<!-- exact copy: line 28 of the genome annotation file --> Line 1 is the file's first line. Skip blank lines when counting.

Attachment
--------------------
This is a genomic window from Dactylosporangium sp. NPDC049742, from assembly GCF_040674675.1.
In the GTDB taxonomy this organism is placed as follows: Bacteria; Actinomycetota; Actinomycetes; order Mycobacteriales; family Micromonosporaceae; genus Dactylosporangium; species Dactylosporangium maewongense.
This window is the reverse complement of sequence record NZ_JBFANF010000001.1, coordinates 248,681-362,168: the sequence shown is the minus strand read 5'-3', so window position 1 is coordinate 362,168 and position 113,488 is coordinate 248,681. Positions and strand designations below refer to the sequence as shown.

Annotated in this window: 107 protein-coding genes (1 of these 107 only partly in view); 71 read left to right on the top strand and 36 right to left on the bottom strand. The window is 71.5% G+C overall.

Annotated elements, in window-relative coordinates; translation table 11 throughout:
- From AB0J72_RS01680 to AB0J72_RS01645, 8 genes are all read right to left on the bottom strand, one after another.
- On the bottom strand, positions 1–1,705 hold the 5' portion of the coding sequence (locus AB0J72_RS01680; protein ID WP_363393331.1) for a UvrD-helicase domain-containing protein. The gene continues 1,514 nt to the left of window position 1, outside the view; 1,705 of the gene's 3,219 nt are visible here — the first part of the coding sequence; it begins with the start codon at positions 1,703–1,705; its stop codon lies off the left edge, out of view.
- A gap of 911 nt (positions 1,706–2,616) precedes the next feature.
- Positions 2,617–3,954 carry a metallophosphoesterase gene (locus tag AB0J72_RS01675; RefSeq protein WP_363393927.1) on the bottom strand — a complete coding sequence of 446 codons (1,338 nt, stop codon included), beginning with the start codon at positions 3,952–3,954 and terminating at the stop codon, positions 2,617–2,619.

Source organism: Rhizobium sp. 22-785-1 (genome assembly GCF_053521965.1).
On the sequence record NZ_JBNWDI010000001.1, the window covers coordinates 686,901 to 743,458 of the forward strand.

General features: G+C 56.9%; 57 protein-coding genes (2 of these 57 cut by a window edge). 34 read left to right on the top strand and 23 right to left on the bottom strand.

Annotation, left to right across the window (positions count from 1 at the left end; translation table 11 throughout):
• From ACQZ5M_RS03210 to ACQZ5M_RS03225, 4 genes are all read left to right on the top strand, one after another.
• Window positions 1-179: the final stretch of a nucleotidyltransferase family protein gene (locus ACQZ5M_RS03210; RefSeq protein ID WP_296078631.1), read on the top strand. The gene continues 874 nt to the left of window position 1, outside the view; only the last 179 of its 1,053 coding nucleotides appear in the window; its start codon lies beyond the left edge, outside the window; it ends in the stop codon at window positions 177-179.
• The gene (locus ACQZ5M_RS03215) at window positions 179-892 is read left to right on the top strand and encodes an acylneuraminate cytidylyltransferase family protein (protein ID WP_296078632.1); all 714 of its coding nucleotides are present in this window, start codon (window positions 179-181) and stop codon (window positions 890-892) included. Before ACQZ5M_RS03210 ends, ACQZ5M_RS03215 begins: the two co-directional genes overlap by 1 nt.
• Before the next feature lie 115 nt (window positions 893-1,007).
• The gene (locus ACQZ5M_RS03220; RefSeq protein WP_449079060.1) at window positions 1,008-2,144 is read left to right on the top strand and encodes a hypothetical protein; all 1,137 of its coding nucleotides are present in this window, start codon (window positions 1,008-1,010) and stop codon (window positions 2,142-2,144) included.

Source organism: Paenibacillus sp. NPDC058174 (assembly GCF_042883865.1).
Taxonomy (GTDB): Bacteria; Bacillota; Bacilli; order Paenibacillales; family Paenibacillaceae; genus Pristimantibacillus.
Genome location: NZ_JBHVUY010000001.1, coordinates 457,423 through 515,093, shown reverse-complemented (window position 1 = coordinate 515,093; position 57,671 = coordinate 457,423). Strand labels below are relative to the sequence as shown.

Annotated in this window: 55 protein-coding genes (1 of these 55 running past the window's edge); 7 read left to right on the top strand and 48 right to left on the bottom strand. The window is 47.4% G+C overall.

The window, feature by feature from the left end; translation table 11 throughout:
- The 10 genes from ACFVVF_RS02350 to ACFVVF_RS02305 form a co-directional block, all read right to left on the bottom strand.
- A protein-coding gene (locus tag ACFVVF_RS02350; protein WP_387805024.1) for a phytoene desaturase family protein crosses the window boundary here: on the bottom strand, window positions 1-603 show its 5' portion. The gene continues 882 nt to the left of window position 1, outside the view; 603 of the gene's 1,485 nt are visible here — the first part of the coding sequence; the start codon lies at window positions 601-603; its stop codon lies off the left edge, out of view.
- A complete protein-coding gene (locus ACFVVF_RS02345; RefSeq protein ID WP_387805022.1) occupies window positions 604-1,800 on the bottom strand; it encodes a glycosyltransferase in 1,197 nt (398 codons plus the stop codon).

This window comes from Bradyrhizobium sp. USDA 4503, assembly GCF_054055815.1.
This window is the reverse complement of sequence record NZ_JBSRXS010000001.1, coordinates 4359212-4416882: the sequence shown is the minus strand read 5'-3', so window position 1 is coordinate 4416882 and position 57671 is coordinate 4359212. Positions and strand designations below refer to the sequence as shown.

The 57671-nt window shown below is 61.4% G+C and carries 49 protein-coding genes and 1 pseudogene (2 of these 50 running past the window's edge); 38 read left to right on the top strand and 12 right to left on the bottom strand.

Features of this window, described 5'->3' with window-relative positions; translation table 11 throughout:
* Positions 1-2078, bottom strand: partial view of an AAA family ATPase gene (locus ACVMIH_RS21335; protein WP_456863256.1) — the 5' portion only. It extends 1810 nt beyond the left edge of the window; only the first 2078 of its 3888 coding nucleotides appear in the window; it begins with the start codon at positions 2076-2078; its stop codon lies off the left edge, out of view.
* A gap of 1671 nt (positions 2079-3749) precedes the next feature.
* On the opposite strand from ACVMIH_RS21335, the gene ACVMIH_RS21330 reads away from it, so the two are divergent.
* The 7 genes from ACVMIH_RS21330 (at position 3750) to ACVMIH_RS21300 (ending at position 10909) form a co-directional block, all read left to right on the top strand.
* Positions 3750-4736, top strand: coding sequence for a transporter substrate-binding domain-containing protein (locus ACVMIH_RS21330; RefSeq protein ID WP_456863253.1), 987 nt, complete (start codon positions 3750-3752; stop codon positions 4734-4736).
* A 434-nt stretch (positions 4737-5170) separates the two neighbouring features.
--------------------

This window is the reverse complement of sequence record NZ_JBSRXS010000001.1, coordinates 4359212-4416882: the sequence shown is the minus strand read 5'-3', so window position 1 is coordinate 4416882 and position 57671 is coordinate 4359212. Positions and strand designations below refer to the sequence as shown.